6.6.7 Earley Deduction and Earley’s CF Parsing Algorithm . . . . . . . . . . . . 162
6.6.8 Limitations of Tabular Parsers . . . . . . . . . . . . . . . . . . . . . . . . 162
6.7 Problem Section: DCG Interpreters and Compilers . . . . . . . . . . . . . . . . . 163
6.8 Bibliographic Notes . . . . . . . . . . . . . . . . . . . . . . . . . . . . . . . . . . 164
A Listing of Sample Programs 167
A.1 A Note on Programming Style . . . . . . . . . . . . . . . . . . . . . . . . . . . . 167
A.2 The TALK Program . . . . . . . . . . . . . . . . . . . . . . . . . . . . . . . . . . 168
A.3 The DCG Compiler . . . . . . . . . . . . . . . . . . . . . . . . . . . . . . . . . . 178
Bibliography 185
viii
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Contents
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Preface
This digital edition of Pereira and Shieber’s Prolog and Natural-Language Analy-
sis is distributed at no charge by Microtome Publishing under a license described
in the front matter and at the web site. A hardbound edition (ISBN 0-9719777-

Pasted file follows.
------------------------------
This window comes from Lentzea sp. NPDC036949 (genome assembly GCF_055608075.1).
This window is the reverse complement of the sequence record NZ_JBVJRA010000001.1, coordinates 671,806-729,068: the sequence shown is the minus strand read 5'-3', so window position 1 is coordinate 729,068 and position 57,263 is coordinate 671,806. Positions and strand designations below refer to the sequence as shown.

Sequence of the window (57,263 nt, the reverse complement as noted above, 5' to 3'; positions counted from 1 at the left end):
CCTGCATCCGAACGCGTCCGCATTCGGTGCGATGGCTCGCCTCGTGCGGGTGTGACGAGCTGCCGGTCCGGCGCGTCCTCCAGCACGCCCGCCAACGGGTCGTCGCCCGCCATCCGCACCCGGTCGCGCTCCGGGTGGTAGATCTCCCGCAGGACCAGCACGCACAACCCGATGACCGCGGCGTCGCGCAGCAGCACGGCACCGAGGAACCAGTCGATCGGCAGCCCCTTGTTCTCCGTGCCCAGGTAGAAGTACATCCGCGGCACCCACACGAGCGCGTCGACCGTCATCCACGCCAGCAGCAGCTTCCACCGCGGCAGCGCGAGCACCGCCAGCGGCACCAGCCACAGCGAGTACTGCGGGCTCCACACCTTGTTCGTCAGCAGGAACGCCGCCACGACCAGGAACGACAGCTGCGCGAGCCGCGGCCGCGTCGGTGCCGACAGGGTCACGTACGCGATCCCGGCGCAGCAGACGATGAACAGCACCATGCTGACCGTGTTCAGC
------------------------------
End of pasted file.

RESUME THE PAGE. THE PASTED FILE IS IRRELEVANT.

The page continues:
0-4), printed on acid-free paper with library binding and including all appen-
dices and two indices (and without these inline interruptions), is available from
www.mtome.com and other booksellers.
Over the last few years, we have led a series of tutorials and classes introducing the program-
ming language Prolog by way of example programs that apply it to the problem of natural-language
analysis and processing. This volume began as the notes for a tutorial taught by one of the authors,
Pereira, at the Twenty-Third Annual Meeting of the Association for Computational Linguistics in
Chicago during July of 1985. During the fall of 1986, we organized a course at Stanford University